Refx Nexus 2 Mac Full Download _TOP_

Click Here >>>

Refx Nexus 2 Mac Full Download

1. fig. 2.53
2. fig. 2.54
3. fig. 2.55
4. fig. 2.56
5. fig. 2.57
6. fig. 2.58
7. fig. 2.59
8. fig. 2.60
9. fig. 2.61
10. fig. 2.62
11. fig. 2.63
3. Tables
1. Table 2.1
4. Text
1. Table 2.2


Go to to access Wiley’s ebook EULA.

“The virtuoso who first rode this passage is inevitably the best. These notes contain the most common temptations that face a student of Bach, and it is here that each player must decide what to do. At times Bach has produced a short, terse, scored cantus firmus with unadorned ornamentation, such as the beautiful fugue for cello solo in F major BWV 1043, and there is no reason not to play it like that. Some of his largest chorales are without doubt too large for solo performance. For example, the grand slow movement of the Orchestral Suite No 2 is in E-flat major, which makes it suitable for a solo wind player, but not for a solo cellist. Also, he occasionally gives a passage of two or three bars where the only feature distinguishing one voice from another is its contrasting melodic contour. Then the player of a single instrument needs to choose between a stylised composition and a stark confrontation. Bach is capable of both of these solutions to the same problem, and his ‘Urtext’ of the Orchestral Suite No 2, with the solo cello preceding its full-length counterpart, is an attempt to give a balance of the two solutions. And of course, the temptation of using the same ornamentation throughout, as long as it does not totally swamp the melodic content, is endless. Do I now try to show my virtuoso skills by applying Bach’s music to all possible extremes? If it could be done, it would certainly be interesting, but the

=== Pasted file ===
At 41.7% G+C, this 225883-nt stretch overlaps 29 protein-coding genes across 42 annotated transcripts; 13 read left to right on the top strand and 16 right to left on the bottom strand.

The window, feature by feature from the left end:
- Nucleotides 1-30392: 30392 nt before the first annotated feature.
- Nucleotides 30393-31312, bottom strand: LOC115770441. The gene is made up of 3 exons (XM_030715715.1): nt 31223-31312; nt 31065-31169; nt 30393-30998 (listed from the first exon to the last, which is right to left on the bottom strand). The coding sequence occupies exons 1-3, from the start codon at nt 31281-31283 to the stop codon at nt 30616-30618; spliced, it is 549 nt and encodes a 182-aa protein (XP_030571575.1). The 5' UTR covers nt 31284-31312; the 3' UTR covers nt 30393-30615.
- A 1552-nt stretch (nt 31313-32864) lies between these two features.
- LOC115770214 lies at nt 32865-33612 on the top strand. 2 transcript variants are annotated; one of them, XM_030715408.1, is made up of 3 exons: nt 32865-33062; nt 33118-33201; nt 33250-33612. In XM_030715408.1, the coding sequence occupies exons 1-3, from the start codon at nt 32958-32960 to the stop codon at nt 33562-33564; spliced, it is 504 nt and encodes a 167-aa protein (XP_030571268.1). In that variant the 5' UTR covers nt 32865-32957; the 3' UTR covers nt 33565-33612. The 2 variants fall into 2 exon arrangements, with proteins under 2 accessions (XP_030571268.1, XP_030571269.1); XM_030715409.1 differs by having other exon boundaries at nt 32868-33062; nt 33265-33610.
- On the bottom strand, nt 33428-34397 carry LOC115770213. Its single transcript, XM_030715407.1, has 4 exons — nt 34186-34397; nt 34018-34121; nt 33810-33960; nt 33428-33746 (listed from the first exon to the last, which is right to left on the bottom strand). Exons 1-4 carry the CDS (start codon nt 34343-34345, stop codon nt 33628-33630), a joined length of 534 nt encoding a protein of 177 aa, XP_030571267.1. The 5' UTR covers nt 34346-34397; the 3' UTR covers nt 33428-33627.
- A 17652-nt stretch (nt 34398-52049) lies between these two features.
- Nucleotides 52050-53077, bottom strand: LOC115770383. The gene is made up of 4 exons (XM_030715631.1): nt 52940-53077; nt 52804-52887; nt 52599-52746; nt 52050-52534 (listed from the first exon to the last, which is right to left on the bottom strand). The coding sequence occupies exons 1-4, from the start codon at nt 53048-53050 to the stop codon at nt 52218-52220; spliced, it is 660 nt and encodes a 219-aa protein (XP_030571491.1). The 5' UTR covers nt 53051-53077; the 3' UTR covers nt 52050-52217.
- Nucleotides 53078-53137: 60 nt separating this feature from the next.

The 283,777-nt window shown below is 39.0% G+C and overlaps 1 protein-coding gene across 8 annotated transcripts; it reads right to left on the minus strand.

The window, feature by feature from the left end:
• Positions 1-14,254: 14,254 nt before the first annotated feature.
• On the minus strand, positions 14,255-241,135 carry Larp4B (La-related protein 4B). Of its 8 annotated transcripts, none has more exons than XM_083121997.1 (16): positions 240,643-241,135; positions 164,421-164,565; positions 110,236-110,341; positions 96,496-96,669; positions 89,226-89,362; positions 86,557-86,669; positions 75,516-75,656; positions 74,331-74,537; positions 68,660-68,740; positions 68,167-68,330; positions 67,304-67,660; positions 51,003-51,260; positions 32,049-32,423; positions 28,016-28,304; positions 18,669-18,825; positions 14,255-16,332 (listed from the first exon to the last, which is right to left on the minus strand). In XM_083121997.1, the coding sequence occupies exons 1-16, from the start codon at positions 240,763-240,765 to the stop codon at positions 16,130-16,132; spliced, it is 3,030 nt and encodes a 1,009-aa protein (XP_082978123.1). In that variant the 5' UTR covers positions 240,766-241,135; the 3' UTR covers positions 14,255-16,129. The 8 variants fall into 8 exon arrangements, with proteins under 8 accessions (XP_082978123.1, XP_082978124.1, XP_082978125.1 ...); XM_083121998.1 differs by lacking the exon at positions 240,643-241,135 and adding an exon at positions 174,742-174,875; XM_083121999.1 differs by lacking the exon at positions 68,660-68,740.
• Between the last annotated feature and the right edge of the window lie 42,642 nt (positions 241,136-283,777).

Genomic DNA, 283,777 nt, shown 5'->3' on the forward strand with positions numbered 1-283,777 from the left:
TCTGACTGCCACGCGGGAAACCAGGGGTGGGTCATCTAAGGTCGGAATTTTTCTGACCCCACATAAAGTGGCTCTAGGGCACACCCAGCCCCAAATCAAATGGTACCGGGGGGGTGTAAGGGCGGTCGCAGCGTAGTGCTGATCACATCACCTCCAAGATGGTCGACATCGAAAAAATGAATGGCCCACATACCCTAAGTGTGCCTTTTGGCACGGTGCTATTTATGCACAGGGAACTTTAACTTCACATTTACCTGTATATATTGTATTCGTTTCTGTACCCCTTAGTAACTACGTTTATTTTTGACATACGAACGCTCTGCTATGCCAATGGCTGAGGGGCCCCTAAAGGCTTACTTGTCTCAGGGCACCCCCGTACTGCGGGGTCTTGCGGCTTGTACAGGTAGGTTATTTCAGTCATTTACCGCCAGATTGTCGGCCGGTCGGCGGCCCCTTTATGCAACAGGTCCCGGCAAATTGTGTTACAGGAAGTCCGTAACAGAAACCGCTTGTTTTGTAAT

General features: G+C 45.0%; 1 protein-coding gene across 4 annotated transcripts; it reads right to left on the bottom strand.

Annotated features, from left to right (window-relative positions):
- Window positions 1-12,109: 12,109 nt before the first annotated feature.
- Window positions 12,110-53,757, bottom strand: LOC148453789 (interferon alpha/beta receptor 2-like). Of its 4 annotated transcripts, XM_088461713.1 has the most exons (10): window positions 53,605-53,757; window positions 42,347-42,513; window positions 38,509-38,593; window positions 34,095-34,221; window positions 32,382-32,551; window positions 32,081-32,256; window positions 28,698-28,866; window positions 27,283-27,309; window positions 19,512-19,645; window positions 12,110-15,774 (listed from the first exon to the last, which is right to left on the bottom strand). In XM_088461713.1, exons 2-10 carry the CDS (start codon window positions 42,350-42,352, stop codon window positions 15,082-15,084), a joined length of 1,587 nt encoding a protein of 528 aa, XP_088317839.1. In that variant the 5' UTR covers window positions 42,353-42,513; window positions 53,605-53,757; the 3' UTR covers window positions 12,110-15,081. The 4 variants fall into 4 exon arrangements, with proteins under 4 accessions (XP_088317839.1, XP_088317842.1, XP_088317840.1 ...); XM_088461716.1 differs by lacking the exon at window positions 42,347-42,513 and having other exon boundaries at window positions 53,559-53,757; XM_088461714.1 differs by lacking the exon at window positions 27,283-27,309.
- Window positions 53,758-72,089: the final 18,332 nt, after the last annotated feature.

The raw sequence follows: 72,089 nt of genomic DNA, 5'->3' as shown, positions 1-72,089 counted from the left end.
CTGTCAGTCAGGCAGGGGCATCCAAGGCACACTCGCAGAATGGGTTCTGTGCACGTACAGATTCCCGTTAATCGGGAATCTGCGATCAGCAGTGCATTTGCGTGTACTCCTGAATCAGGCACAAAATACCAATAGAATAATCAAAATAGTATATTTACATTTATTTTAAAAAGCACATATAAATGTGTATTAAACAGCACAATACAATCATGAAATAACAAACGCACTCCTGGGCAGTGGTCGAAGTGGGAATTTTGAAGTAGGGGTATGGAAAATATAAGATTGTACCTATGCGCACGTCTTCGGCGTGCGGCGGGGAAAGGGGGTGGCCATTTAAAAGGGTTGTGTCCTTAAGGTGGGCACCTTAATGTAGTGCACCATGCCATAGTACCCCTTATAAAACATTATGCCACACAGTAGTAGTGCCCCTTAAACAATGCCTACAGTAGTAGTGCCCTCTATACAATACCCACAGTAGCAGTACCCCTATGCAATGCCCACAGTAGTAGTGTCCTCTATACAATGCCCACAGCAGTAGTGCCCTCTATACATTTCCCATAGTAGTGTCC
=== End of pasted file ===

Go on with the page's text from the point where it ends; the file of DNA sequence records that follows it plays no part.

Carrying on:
Comments are closed